New Companies Focus on Emerging Digital Camera Market

New Companies Focus on Emerging Digital Camera Market

Swindon, UK–based start-up company Air Semiconductor is aiming its first OEM GPS product at what it hopes is a sweet spot in the market: geotagging digital camera photos.

And it may be pointing in the right direction, according to a new IMS Research report that predicts a 200 percent cumulative annual growth rate (CAGR) for GNSS-aided digital cameras over the next five years.

Swindon, UK–based start-up company Air Semiconductor is aiming its first OEM GPS product at what it hopes is a sweet spot in the market: geotagging digital camera photos.

And it may be pointing in the right direction, according to a new IMS Research report that predicts a 200 percent cumulative annual growth rate (CAGR) for GNSS-aided digital cameras over the next five years.

But Air Semiconductor isn’t alone in probing this potentially lucrative market. Geotate, a wholly owned subsidiary of NXP Semiconductor, launched its new Snapspot product at this week’s International Photo Marketing Association (PMA) Convention and Trade Show in Las Vegas (as Air Semiconductor did with its Aiwave 1 chip).

Although a number of GPS cameras are currently on the market, sales remained below a million units in 2006 (out of 100 million digital cameras shipped that year), according to IMS. the key to capturing this market will be ultra-low power GNSS solutions that can provide extremely rapid time to first fixes (TTFFs).

“Camera manufacturers are unsure of traditional solutions because they are too power hungry, too expensive and take too long to get a location fix,” says Matia Grossi, author of the IMS Research report.

Air Semiconductor’s product, Airwave 1, is designed to solve the problem by providing continuous position fixes at varying levels of accuracy, depending on the application. The Airwave algorithm essentially trades off accuracy for lower power consumption, but reportedly enables a very warm start to the processing.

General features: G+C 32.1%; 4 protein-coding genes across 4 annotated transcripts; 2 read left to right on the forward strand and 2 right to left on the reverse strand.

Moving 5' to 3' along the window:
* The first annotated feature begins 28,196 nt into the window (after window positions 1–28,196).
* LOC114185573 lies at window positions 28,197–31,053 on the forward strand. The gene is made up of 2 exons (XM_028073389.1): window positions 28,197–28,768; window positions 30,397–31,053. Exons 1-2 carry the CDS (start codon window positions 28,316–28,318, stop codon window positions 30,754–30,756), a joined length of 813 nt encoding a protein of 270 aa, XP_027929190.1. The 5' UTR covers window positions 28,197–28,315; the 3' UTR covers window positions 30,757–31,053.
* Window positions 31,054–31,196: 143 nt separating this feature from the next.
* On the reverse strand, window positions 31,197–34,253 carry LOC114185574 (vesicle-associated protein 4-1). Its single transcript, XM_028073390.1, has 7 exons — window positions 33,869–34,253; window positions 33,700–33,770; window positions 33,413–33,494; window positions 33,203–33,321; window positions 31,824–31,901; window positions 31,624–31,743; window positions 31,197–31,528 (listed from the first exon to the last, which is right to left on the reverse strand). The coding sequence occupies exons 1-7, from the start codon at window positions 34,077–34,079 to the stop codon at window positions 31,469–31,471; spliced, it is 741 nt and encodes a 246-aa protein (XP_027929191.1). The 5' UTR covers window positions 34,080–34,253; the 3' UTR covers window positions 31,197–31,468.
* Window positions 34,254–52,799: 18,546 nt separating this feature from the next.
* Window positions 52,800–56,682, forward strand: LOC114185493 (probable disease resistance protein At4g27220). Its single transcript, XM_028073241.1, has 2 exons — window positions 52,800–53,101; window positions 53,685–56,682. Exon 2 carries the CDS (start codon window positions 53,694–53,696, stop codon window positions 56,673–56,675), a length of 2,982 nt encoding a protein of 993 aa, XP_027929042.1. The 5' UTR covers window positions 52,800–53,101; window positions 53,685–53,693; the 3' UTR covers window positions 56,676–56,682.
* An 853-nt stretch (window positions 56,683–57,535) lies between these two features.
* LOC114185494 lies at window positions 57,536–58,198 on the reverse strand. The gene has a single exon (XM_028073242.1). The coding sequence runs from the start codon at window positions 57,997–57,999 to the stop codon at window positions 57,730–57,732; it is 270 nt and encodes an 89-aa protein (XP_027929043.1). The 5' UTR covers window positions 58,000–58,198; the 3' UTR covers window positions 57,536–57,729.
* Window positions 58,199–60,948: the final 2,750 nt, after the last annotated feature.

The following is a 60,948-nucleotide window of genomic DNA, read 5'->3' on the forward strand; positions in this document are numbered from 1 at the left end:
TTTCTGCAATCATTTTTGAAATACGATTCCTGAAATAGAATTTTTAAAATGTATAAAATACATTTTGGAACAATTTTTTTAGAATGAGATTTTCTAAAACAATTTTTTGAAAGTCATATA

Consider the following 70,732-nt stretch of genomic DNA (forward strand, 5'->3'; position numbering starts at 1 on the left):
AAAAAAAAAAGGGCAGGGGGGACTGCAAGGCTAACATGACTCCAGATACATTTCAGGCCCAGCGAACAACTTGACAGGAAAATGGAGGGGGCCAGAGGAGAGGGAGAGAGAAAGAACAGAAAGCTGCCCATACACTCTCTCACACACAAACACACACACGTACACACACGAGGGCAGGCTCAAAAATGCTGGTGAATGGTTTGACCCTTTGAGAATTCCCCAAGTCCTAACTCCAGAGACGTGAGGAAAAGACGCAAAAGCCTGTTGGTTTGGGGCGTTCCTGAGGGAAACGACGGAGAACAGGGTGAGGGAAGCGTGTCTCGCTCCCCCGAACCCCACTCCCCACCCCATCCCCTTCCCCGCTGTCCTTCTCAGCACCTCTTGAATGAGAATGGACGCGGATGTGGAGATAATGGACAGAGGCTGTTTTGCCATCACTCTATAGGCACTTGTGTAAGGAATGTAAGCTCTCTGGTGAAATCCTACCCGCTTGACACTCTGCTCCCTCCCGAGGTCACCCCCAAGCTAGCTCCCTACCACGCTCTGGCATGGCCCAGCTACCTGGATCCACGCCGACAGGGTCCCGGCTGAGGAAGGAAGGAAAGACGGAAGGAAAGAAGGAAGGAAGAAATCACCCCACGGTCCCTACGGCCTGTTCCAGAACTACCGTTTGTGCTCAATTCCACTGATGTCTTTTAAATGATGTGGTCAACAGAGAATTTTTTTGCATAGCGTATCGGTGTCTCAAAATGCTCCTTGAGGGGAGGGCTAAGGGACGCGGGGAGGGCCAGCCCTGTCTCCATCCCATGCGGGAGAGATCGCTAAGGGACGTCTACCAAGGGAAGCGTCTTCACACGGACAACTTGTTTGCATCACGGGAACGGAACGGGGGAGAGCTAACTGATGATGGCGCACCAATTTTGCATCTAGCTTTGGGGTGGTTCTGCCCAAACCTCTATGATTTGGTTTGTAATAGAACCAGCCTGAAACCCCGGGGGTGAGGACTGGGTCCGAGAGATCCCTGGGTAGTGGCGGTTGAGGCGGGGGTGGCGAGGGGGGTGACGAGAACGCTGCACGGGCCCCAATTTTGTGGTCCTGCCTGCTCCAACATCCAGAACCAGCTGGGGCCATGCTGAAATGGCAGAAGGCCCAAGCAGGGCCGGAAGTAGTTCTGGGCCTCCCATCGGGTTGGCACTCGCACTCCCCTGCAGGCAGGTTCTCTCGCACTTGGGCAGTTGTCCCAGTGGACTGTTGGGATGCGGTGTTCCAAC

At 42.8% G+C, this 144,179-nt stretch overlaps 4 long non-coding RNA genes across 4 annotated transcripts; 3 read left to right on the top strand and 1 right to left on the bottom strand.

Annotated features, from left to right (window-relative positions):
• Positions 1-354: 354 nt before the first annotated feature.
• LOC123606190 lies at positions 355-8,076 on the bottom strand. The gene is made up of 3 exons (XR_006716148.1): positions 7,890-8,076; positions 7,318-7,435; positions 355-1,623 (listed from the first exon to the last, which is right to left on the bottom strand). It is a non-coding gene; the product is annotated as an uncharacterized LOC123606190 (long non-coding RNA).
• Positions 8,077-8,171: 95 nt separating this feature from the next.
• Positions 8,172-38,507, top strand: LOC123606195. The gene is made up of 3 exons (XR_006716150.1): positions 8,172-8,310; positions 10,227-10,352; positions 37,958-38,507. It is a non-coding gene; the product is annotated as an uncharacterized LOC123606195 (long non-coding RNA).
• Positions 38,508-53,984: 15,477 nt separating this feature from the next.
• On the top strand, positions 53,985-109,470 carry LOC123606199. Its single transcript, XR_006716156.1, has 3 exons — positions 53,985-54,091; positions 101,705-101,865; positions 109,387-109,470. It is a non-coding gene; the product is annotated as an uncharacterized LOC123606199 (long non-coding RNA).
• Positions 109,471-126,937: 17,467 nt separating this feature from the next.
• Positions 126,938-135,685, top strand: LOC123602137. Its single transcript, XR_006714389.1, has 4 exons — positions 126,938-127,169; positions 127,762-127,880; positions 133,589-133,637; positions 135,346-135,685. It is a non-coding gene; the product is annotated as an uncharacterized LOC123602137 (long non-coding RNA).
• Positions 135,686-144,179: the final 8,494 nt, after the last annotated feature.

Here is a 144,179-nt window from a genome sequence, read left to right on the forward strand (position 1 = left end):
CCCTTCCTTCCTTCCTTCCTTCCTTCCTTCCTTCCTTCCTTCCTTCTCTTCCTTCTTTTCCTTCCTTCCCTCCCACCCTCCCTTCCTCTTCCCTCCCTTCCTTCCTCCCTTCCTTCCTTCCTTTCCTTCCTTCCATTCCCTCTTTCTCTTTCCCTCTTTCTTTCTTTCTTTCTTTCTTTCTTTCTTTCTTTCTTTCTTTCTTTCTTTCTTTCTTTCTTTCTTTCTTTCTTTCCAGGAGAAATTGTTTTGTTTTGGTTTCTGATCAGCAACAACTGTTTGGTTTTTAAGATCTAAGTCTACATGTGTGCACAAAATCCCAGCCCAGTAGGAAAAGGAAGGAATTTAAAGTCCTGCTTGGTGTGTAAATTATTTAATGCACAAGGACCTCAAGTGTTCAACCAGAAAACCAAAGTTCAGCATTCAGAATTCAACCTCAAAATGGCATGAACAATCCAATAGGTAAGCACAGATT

Both the GPS 0.13 micron chip (RFIC, digital signal processor) and software are proprietary Air Semiconductor assets with several patents pending in confidential filings, the company’s CEO Steve Graham told Inside GNSS. Graham co-founded the company in 2006 with David Tester, an engineer and Air Semiconductor’s chief technology officer who was a former leader of Conexant’s GPS group.

Engineering samples will go to customers this summer, says Graham, and the 12-person company expects to see its first revenue by the end of 2008. Financially backed by Pond Venture Partners, a European early-stage technology venture capital fund, Air Semiconductors has 12 employees and is currently recruiting.

The company expects to follow the Airwave-1 with products targeting other applications such as location-based alarms, push advertising, and tracking.

In contrast, Geotate’s patented approach captures raw GPS satellite signals in the available memory that are later unlocked via a web-based service. A short sample of the GPS satellite signal (less than two-10ths of a second) is captured and stored with the camera image. Later a user transfers the signal samples to a computer and then accesses Geotate’s on-line Capture and Process Server, which processes the signal sample to calculate the location where the samples were captured.

In a PMA 2008 preview, Altek Corporation, a digital still camera (DSC) original design manufacturer, demonstrated a DSC that incorporated the Snapspot technology.

According to a Geotate white paper, the Snapspot process uses 10 millijoules (mJ) of energy per capture: 5mJ for the GPS circuitry, and an estimated 5mJ by the processor storing the signal data in memory. The company claims a single-fix of 11 meters circular error probable (CEP) 90 percent of the time under good GPS signal conditions (signal received at at -130dBm) and 25 meters CEP under poor conditions (-140dBm).

The Geotate approach brings to mind the near-realtime offboard-processing solutions of GPS translators used, for example, in early ballistic missile tracking systems. Only in the case of Snapspot, the GPS signal sample is postprocessed via an Internet-based solution.

Geotate recently announced a collaboration with Rakon Limited of Auckland, New Zealand, to develop a solution for the digital camera application using Rakon’s GRM 6510 module. The resulting module has a 6×5-millimeter footprint and incorporates an low noise amplifier, RF application specific integrated circuit, surface acoustical wave filter, IF filter, and 0.5ppm temperature-controlled crystal oscillator on a ceramic substrate.

In addition to its GPS software, Geotate says it also provides example firmware for controlling the GPS radio and integration support to mitigate RF interference.

Geotate reportedly is in the final stage of spinout negotiations with an investor, with a deal expected to close by the end of the first quarter 2008. In December, NXP announced plans to purchase GNSS chip manufacturer GloNav, Inc.

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